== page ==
During the satellite’s first week in space, Varda will focus on testing its systems to make sure everything works as hoped. The second week will be dedicated to heating and cooling the old HIV-AIDS drug ritonavir repeatedly to study how its particles crystalize in microgravity.
After about a month in space, Varda will attempt to bring its first space factory back to Earth, sending it through the atmosphere at hypersonic speeds and then using a parachute system to safely land at the Department of Defense’s Utah Test and Training Range.
Looking ahead: Ultimately, Varda’s space factories could end up serving dual purposes as manufacturing facilities and hypersonic testbeds — the Air Force has already awarded the startup a contract to use its next reentry capsule to test hardware for hypersonic missiles.
But as for manufacturing other types of goods, Varda plans to stick with drugs for now.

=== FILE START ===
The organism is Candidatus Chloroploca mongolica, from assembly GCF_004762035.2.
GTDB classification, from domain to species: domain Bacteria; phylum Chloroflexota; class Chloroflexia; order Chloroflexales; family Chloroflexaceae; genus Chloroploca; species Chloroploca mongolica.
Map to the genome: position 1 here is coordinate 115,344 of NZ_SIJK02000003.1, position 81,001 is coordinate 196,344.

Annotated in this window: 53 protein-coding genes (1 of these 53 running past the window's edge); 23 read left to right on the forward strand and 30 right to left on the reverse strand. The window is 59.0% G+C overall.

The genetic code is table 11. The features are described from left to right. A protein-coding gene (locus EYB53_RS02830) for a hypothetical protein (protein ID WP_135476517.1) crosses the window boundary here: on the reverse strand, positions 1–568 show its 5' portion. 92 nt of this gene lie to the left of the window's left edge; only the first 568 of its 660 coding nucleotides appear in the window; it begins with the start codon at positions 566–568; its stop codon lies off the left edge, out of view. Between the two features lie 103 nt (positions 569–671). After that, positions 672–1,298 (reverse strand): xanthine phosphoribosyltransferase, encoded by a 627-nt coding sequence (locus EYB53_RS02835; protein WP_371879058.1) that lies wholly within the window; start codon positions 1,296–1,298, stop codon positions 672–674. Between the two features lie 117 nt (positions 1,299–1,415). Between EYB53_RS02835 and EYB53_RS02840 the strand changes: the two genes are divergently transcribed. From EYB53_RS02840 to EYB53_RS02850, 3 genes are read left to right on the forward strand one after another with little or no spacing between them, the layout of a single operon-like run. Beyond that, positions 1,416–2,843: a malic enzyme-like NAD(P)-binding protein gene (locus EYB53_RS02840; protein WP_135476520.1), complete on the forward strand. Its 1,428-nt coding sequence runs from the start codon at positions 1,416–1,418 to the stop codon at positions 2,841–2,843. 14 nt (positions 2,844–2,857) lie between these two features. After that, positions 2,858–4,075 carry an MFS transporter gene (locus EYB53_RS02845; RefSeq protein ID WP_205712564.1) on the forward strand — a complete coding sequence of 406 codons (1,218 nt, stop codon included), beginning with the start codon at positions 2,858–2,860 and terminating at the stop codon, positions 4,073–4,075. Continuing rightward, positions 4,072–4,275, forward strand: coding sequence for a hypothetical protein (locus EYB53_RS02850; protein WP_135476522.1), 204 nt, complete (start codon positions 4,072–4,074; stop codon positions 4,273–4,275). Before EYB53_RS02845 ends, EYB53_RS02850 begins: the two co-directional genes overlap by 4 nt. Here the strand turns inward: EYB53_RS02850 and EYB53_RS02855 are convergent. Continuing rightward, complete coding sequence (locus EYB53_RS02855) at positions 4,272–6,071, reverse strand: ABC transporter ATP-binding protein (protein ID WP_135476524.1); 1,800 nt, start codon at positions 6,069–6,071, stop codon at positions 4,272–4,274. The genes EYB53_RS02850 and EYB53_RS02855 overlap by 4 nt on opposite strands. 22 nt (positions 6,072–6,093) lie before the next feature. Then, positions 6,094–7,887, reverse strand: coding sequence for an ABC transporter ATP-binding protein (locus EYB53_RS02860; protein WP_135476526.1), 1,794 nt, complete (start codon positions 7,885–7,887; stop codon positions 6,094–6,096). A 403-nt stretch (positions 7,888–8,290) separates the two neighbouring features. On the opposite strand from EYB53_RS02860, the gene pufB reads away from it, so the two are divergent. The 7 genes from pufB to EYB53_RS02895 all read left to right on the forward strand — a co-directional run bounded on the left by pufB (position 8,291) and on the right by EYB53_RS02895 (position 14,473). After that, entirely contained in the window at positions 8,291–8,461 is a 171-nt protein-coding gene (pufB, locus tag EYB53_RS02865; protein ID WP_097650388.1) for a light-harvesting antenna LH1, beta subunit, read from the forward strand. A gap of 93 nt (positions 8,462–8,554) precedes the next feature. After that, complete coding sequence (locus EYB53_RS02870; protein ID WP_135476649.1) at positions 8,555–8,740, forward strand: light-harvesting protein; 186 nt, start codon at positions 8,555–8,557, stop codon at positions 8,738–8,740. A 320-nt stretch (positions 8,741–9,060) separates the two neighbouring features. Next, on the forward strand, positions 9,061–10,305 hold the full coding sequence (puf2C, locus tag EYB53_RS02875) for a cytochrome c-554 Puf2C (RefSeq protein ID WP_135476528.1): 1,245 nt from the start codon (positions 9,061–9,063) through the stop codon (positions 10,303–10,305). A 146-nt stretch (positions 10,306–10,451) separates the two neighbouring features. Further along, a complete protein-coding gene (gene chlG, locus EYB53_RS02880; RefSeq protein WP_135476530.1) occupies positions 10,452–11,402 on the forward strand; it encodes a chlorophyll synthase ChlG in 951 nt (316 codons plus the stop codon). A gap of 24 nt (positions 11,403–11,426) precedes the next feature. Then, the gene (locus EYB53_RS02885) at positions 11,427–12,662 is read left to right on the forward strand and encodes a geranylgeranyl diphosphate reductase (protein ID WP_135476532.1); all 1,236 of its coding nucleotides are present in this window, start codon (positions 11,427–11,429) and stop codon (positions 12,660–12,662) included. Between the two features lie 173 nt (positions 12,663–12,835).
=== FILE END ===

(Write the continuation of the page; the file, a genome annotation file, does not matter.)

“[Pharmaceuticals] are the most valuable chemicals per unit mass,” Bruey told CNN. “And they also have a large market on Earth.”
“You’re not going to see Varda do anything other than pharmaceuticals for the next minimum of six, seven years,” added Delian Asparouhov, Varda’s co-founder and president.
In today’s podcast episode, I talk with Nir Barzilai, a geroscientist, which means he studies the biology of aging. Barzilai directs the Institute for Aging Research at the Albert Einstein College of Medicine.
My first question for Dr. Barzilai was: why do we age? And is there anything to be done about it? His answers were encouraging. We can’t live forever, but we have some control over the process, as he argues in his book, Age Later.
Dr. Barzilai told me that centenarians differ from the rest of us because they have unique gene mutations that help them stay healthy longer. For most of us, the words “gene mutations” spell trouble - we associate these words with cancer or neurodegenerative diseases, but apparently not all mutations are bad.